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Ed Glinert of New Manchester Walks is launching a new campaign. It’s time to start protesting against the prominence of the wrong people on the streets of Manchester. It’s time to make the prominent art and statuary in Manchester more reflective of the city’s history of protest and civil rights. In this most left-wing of cities we have more statues of Tories than socialists; more colonialists than progressives.
To kickstart the debate here’s a new tour (please book with eventbrite) looking at the history of Manchester you hoped wasn’t true: a city created by slave traders, colonialists, imperialists, warmongers, murderers, racists, plunderers. Yes, even this city’s history was shaped by those on the wrong side of right – and they’re still being honoured, with too many statues, paintings and streets named after the bad guys.
Ed Glinert names the guilty men (and women):

  • The Duke of Wellington, reactionary bigot who opposed the people having the vote. So he beat off Napoleon? Vive la revolution!
  • Queen Victoria – vehemently against women having the vote. Wouldn’t elevate a “Jew” to the House of Lords.
  • The Mosleys: they owned Manchester for 250 years and gave us Mosley Street but also Oswald Mosley, the 1930s fascist leader and his lovely son, Max Mosley, who was so welcoming to “coloured immigrants”. Visitors must think we’ve named a major street after the fascists.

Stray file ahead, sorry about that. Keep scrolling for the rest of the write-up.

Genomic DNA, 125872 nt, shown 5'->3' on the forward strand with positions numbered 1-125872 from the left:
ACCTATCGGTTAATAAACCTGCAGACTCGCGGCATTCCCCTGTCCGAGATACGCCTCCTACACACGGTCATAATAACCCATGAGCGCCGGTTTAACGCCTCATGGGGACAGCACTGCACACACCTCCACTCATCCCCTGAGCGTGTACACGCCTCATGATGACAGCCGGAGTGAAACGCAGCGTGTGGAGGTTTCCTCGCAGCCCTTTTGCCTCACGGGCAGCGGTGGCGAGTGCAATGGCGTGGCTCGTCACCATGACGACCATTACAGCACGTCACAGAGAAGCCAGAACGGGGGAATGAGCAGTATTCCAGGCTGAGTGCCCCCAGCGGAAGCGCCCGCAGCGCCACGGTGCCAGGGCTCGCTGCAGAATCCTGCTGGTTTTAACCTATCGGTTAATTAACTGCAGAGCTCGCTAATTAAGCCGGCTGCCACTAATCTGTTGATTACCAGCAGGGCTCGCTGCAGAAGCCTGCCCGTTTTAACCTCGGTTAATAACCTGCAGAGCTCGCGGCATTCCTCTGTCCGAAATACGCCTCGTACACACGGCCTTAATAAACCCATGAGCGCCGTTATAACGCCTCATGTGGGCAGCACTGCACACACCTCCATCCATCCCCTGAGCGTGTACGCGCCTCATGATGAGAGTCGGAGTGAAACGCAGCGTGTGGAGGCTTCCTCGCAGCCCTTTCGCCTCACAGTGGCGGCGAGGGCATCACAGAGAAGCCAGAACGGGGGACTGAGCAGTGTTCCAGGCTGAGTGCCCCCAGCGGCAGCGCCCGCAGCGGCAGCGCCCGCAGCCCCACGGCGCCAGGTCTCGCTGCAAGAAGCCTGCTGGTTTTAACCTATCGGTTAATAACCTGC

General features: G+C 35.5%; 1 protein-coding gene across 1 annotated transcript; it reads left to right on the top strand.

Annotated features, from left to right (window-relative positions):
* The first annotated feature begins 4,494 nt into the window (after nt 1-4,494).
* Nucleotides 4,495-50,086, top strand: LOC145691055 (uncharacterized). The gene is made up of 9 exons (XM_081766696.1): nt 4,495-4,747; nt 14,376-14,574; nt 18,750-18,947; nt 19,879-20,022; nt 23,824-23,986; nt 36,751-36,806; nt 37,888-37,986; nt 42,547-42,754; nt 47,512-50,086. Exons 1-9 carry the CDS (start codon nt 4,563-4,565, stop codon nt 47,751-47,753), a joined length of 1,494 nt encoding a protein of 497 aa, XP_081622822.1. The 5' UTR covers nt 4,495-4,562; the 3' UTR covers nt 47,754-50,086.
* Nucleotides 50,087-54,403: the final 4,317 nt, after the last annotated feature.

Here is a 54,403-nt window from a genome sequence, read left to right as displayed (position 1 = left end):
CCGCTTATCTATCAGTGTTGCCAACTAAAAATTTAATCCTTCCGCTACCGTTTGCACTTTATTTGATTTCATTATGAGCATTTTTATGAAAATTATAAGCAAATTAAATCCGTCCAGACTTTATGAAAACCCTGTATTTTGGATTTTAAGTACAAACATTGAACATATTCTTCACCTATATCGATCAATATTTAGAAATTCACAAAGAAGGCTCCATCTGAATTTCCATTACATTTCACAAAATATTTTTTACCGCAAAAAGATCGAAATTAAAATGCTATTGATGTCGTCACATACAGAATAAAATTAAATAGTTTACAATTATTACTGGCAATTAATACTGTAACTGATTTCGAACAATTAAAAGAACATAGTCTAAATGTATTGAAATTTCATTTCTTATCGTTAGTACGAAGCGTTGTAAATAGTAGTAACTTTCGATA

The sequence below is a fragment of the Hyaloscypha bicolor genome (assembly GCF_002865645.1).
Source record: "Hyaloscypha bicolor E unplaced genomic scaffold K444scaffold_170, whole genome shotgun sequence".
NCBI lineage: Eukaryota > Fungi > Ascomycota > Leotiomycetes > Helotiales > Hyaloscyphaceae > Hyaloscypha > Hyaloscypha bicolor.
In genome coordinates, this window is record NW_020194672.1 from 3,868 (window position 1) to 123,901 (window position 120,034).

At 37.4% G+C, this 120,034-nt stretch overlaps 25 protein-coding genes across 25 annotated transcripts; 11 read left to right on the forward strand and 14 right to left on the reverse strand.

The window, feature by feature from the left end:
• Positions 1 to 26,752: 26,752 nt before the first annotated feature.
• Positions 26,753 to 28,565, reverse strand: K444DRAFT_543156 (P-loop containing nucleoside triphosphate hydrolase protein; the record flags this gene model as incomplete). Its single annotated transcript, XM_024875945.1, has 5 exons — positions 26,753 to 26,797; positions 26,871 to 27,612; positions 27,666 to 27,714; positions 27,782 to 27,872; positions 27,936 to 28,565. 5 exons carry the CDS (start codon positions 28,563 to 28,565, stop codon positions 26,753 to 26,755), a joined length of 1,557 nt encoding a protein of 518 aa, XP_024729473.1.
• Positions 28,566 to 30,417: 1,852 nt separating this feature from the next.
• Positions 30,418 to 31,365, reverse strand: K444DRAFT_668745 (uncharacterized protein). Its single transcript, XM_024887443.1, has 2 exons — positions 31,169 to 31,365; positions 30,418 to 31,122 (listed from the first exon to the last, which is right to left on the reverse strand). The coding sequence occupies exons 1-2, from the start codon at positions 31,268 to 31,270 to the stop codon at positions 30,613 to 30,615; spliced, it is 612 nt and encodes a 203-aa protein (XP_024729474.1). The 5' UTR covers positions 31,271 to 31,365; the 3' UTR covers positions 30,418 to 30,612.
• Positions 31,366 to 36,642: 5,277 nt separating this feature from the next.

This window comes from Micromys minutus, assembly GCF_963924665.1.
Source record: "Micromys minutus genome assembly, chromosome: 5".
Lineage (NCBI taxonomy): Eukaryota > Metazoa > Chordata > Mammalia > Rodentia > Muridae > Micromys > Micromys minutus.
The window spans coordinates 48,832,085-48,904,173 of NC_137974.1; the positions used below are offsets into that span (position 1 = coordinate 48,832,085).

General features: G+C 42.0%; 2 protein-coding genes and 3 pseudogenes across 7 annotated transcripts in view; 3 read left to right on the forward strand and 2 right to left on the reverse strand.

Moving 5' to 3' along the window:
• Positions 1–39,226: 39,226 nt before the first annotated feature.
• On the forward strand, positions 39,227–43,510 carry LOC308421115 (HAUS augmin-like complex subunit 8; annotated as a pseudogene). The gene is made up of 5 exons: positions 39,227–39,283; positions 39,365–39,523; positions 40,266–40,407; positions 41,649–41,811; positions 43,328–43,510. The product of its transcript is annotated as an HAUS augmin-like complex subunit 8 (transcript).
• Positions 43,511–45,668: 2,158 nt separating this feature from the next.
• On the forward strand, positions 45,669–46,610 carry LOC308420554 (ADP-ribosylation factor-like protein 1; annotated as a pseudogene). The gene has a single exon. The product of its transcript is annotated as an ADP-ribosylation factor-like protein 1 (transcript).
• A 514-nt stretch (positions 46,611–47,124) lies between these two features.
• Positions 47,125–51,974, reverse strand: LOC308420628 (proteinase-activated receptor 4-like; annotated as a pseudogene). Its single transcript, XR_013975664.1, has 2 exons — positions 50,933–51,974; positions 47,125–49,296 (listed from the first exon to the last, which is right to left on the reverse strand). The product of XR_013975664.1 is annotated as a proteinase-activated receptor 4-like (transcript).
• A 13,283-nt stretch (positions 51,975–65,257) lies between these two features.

• Charles, 9th Lord Cathcart, ADC to “Butcher” Cumberland at the Battle of Culloden, whose portrait hangs in the Art Gallery.
  • Queen Elizabeth (Tudor): murderer; slayer of Mary, Queen of Scots.
  • The Gregs who established Quarry Bank Mill – on the backs of the slaves in their sugar plantations on Dominica.
  • William Gladstone who enjoyed a lavish lifestyle on the back of slavery. Backed the wrong side in the American Civil War.


The campaign begins with a new tour, Uncomfortable Art, Uncomfortable History on Sunday 12 August at noon from the Visitor Centre, Piccadilly Gardens. The tour has been devised by Ed Glinert who has spent 35 years combating injustice in his hard-hitting journalism for City Life and Private Eye, and in books for Penguin, HarperCollins and Random House.